Password Manager Basics
A good password manager stores, generates, and updates passwords for you with the press of a button. If you're willing to spend a few dollars a month, a password manager can sync your passwords across all your devices. Here's how they work. Only one password to remember: To access all your passwords, you only have to remember one password. When you type that into the password manager, it unlocks the vault containing all of your actual passwords. Only needing to remember one password is great, but it means there's a lot riding on that one password. Make sure it's a good one.
If you're having trouble coming up with that one password to rule them all, check out our guide to better password security. You might also consider using the Diceware method for generating a strong master password.
Apps and extensions: Most password managers are full systems rather than a single piece of software. They consist of apps or browser extensions for each of your devices (Windows, Mac, Android phones, iPhone, and tablets), which have tools to help you create secure passwords, safely store them, and evaluate the security of your existing passwords. All that information is then sent to a central server where your passwords are encrypted, stored, and shared between devices.
Fixing compromised passwords: While password managers can help you create more secure passwords and keep them safe from prying eyes, they can't protect your password if the website itself is breached. That doesn't mean they don't help in this scenario though. All the cloud-based password managers we discuss offer tools to alert you to potentially compromised passwords. Password managers also make it easier to quickly change a compromised password and search through your passwords to ensure you didn't reuse any compromised codes. You should disable auto form-filling: Some password managers will automatically fill in and even submit web forms for you. This is super convenient, but for additional security, we suggest you disable this feature. Automatically filling forms in the browser has made password managers vulnerable to attacks in the past. For this reason, our favorite password manager, 1Password, requires you to opt in to this feature. We suggest you do not.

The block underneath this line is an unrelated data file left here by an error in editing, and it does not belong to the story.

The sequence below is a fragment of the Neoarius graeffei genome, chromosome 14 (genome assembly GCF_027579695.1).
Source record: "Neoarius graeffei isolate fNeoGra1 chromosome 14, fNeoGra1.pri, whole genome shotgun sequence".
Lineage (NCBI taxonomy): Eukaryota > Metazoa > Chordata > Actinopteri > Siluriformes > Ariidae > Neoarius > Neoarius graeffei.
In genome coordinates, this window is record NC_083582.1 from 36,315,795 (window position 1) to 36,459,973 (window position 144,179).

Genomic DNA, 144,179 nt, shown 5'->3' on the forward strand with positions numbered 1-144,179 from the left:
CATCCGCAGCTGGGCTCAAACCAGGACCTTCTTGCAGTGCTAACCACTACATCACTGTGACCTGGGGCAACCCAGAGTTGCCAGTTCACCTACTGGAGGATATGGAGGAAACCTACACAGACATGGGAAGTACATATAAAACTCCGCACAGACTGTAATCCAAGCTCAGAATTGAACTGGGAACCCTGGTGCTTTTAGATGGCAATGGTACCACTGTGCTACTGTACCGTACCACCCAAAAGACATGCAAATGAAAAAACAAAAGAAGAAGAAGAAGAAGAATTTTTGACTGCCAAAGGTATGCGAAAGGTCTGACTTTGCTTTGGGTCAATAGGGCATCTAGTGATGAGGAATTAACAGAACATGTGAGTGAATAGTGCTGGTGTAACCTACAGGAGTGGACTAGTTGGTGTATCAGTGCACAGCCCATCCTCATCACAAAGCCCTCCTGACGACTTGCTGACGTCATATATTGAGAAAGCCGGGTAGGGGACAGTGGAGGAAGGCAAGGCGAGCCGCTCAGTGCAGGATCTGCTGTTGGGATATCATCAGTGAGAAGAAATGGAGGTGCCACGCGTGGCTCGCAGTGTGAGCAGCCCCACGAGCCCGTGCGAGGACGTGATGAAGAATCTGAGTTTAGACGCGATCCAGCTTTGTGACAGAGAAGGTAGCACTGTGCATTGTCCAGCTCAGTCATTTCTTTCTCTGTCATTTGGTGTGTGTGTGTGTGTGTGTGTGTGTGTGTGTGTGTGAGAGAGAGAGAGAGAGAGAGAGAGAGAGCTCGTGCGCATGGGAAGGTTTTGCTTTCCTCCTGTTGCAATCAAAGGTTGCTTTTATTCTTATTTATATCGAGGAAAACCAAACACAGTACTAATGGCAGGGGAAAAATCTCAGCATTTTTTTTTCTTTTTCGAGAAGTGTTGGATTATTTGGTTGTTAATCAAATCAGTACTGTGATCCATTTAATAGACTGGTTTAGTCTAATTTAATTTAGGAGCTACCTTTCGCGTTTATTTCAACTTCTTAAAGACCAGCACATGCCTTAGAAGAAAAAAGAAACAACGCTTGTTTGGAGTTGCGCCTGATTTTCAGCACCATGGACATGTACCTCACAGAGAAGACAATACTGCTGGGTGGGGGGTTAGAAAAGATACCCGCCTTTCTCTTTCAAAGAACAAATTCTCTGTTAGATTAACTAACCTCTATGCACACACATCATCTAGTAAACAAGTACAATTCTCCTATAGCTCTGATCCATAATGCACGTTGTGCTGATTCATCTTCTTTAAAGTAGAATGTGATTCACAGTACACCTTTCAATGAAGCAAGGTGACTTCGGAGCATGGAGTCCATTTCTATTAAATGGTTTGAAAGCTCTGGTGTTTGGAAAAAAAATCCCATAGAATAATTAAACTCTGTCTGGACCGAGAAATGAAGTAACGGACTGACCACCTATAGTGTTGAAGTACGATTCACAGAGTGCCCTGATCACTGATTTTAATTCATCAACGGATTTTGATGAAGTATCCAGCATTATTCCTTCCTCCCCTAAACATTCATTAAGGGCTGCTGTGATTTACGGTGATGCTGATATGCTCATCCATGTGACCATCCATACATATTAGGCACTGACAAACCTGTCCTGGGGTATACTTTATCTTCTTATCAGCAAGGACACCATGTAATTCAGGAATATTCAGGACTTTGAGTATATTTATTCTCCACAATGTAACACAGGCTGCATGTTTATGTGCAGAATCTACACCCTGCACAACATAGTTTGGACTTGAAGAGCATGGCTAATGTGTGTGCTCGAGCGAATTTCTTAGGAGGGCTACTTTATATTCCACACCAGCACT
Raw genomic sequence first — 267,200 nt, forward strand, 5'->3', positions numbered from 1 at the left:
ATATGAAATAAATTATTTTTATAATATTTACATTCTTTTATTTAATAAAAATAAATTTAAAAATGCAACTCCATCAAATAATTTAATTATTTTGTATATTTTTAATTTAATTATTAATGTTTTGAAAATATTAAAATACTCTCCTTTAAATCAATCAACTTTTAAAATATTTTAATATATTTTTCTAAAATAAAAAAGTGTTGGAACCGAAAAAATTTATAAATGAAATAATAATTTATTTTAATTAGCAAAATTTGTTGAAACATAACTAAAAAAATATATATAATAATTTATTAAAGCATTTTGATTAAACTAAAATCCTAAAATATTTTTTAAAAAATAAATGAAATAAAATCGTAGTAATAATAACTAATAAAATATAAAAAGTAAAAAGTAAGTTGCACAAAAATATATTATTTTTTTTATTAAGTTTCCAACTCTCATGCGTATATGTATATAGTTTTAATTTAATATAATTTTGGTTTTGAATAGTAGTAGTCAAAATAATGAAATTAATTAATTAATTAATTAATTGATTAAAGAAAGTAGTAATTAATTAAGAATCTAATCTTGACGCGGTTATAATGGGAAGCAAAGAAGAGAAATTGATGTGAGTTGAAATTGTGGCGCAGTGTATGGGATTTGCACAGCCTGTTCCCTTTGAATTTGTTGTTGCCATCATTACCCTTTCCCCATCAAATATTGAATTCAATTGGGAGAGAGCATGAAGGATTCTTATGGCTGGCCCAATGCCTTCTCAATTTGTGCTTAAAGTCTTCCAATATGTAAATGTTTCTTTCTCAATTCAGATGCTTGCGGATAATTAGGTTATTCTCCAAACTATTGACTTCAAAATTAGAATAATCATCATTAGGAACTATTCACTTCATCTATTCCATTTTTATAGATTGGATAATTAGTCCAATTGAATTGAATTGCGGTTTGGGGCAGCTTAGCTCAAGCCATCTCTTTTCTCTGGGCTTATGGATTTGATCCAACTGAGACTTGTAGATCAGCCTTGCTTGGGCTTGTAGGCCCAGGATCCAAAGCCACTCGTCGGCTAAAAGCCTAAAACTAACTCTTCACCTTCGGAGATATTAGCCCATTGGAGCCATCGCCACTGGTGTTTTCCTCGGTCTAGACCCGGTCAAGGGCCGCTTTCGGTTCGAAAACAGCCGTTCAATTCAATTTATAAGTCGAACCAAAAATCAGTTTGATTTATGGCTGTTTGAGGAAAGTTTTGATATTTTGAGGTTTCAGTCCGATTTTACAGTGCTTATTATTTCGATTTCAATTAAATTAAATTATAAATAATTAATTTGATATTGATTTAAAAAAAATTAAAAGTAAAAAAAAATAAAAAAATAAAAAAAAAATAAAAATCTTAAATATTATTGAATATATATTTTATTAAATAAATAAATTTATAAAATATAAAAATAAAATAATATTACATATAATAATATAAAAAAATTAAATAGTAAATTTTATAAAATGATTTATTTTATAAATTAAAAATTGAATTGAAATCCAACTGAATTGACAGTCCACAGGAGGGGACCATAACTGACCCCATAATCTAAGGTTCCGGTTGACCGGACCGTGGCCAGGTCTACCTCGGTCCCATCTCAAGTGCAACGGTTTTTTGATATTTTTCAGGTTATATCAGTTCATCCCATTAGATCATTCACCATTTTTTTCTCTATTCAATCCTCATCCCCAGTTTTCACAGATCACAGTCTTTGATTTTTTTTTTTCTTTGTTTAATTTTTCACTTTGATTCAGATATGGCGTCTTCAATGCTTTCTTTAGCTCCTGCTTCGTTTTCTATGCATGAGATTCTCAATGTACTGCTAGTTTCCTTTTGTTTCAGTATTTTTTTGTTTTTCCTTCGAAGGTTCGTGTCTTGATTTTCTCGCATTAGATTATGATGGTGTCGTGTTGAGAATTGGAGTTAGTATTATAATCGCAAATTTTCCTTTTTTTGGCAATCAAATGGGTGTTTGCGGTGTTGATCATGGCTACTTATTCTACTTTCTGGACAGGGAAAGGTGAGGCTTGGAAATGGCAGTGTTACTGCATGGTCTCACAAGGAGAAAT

Don't panic about hacks: Software has bugs, even your password manager. The question is not what do you do if it becomes known that your password manager has a flaw, but what do you do when it becomes known that your password manager has a flaw. The answer is, first, don't panic. Normally bugs are found, reported, and fixed before they're exploited in the wild. Even if someone does manage to gain access to your password manager's servers, you should still be fine. All of the services we list store only encrypted data, and none of them store your encryption key, meaning all an attacker gets from compromising their servers is encrypted data.